A year ago, Facebook -- wracked by the Cambridge Analytica scandal (and many, many others) -- promised a "Clear History" feature that would allow its users to wipe clean the nonconsensual dossiers that the company had compiled on them, a promise uttered by Mark Zuckerberg himself during the F8 developer conference. Read the rest

    Elizabeth Warren's latest campaign plank is a national Right-to-Repair law for farm equipment

    Senator Elizabeth Warren is hoping to be the Democratic presidential nominee in 2020; she distinguishes herself from other left-wing Democrats like Bernie Sanders in her belief that capitalism is a force for good, but must be reformed and subjected to democratic control, while Sanders and the DSA are skeptical of capitalism and its long-term future (Disclosure: I donated to both the Sanders and Warren 2020 campaigns). Read the rest

    Facebook and Big Tech are monopsonies, even when they're not monopolies

    Big Tech is often in a monopoly situation (for example, Amazon's Audible owns something like 90% of the audiobook market), but even where they aren't monopolies, they are often monopsonies: a single buyer that controls the whole market that a variety of sellers want to sell into. Read the rest

    One company bought all the retail outlets for glasses, used that to force sales of all the eyewear companies and jacked up prices by as much as 1000%

    If you wear glasses, you might have noticed that they've been getting steadily more expensive in recent years, no matter which brand you buy and no matter where you shop. Read the rest

    Elizabeth Warren reveals her plan to break up Big Tech

    Would-be Democratic Presidential nominee Elizabeth Warren (I've donated to her campaign, as well as Bernie Sanders') has published her latest policy prescription: a plan to break up Big Tech monopolists to protect the public's privacy and the interests of small-business competitors. Read the rest

    Amazon just bought mesh wifi company Eero. Oh, great.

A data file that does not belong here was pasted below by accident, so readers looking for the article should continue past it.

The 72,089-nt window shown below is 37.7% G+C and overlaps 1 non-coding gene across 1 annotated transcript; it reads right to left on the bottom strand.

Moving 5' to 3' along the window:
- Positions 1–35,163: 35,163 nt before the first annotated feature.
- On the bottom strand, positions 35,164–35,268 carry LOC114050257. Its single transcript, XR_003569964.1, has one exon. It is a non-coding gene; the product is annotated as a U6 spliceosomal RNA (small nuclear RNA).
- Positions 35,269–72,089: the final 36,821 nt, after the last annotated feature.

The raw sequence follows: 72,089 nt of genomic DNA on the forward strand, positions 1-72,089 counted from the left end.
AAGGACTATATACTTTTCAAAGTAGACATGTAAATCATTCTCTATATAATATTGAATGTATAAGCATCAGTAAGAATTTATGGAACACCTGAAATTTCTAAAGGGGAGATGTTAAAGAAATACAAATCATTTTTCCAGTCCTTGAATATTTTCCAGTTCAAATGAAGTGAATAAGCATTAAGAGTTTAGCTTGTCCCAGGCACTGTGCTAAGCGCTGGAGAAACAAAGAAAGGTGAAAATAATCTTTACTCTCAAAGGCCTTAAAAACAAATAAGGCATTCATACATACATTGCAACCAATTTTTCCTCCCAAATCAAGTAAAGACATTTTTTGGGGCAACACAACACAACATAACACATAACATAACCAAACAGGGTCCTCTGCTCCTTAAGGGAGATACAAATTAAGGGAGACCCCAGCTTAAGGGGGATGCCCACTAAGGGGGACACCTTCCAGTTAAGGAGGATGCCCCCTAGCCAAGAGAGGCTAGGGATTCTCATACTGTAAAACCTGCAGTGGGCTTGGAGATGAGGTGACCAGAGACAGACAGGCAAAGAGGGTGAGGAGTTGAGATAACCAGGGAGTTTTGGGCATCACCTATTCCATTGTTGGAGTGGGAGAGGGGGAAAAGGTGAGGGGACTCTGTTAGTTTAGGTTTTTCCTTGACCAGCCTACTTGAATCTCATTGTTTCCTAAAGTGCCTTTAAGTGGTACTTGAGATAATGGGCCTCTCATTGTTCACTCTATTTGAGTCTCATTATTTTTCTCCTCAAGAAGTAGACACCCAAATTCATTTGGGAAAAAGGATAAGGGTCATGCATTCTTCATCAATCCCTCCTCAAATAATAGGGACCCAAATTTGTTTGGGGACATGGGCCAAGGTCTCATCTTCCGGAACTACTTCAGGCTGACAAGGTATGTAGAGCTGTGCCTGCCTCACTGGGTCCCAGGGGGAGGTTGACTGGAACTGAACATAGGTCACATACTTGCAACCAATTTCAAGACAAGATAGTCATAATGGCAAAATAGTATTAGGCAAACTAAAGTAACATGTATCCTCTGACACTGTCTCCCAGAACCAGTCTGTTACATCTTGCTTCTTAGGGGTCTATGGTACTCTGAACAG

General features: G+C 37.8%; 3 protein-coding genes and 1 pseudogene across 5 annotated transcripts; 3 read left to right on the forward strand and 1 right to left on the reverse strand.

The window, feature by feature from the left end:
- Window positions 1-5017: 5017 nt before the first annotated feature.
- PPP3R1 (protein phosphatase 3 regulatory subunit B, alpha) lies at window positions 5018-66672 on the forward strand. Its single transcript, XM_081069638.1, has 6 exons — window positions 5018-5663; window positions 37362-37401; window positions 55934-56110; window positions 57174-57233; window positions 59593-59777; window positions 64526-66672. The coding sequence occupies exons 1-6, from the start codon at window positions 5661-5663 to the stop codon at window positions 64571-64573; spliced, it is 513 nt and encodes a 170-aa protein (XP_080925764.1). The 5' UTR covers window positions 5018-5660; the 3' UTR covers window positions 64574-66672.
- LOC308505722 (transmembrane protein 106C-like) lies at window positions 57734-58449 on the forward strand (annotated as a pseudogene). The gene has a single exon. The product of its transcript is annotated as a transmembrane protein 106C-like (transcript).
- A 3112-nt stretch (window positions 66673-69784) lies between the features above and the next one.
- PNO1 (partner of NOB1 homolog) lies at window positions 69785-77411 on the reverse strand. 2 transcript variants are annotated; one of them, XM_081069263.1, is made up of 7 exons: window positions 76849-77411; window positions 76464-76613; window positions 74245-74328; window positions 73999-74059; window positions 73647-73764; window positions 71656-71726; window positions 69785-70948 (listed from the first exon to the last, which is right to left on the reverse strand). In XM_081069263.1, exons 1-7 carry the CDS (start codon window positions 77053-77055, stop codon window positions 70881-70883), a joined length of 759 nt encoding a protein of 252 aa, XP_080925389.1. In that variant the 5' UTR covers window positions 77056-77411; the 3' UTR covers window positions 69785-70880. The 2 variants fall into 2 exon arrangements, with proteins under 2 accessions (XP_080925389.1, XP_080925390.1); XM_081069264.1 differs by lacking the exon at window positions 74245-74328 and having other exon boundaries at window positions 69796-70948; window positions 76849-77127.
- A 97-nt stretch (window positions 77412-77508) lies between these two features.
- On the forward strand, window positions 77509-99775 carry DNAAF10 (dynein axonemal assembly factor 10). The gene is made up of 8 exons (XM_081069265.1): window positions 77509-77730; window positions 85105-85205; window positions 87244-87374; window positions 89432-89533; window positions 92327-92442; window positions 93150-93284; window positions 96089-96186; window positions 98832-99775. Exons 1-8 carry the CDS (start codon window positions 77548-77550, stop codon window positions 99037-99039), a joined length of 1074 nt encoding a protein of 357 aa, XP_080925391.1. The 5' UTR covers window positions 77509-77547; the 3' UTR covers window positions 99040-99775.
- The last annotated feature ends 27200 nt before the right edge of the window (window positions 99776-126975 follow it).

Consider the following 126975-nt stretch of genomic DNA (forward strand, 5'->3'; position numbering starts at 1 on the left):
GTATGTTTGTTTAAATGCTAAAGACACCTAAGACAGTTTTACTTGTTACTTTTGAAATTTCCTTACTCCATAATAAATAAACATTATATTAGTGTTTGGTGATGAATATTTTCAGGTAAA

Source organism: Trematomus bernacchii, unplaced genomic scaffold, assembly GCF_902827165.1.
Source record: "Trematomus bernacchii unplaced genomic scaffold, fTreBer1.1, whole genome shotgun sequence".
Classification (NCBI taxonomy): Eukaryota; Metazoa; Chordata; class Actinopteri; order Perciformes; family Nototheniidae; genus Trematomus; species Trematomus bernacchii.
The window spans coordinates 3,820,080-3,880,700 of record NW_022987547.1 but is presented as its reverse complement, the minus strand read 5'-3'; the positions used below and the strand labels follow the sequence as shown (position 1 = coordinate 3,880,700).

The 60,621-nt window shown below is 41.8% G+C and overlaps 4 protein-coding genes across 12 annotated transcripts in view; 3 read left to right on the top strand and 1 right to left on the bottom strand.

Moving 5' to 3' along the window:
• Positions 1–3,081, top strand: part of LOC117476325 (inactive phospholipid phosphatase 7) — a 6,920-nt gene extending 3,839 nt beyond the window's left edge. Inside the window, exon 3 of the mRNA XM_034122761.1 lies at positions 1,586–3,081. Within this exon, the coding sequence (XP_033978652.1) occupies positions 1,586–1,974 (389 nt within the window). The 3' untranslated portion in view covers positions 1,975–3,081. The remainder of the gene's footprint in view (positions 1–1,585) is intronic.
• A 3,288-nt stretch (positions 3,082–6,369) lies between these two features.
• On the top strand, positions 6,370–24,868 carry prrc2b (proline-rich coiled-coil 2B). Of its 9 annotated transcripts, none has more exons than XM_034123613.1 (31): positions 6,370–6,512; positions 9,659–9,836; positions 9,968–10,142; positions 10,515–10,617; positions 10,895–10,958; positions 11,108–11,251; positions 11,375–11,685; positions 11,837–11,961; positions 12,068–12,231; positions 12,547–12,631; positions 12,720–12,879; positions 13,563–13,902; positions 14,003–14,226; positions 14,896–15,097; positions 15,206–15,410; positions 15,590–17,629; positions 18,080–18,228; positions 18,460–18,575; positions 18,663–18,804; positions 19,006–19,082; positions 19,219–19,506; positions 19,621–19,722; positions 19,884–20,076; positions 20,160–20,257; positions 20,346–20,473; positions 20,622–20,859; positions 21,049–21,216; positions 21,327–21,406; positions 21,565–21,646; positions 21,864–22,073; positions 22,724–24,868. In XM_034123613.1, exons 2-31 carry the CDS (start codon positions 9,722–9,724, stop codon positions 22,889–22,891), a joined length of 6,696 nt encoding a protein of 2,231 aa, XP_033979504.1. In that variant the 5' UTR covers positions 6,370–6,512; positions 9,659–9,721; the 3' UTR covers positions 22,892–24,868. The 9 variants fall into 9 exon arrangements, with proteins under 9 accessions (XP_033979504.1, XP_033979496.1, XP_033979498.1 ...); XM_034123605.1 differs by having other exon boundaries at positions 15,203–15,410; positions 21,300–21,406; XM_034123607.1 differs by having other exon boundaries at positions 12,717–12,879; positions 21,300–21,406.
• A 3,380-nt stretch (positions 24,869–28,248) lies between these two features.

We have an Eero system in our house; it does really good and reliable wifi distribution, including to my office in the garage. And it was nice to have a piece of home electronics that was neither from one of the great data-sucking companies like Google, nor from the control-freak companies like Apple -- and also not from a no-name white-label re-badger or a giant shitty telco switch company whose consumer products arm is an afterthought. Read the rest

    The Curse of Bigness: Tim Wu channels Brandeis on Big Tech (and Big Everything Else)

    Tim Wu (previously) is best known for coining the term "Net Neutrality" but the way he got there was through antitrust and competition scholarship: in his latest book, The Curse of Bigness: Antitrust in the New Gilded Age, Wu takes a sprightly-yet-maddening tour through the history of competition policy in the USA, which has its origins in curbing the near-limitless power of the robber barons in the name of creating a pluralistic, open society where anyone could participate, only to have this vision perverted by extremists from the Chicago School, who sold (with the help of wealthy backers) a wholly fictional version of what Congress intended with its antitrust rules. According to Chicago's version of things, the only thing antitrust should concern itself with is the highly technical and speculative question of "consumer harm" (in the form of higher prices) and not competition itself. Read the rest

    The Myth of Capitalism: an ardent capitalist decries monopoly

    Naked Capitalism's John Siman reviews Joanthan Tepper and Denise Hearn's The Myth of Capitalism: Monopolies and the Death of Competition, in which Tepper (who does research that is sold to asset managers) condemns capitalism's current state while rejecting Thomas Piketty (who says that capitalism inevitably elevates the already-rich, not the people who create wealth by doing useful things) and Karl Marx. Read the rest

    Privatized energy utilities are burning down their states, but antitrust can make them stop

    Pacific Gas and Electric has gone from Wall Street darling to bankruptcy, thanks to the $30 billion in liability from the fires that were started in California by its power-lines. Read the rest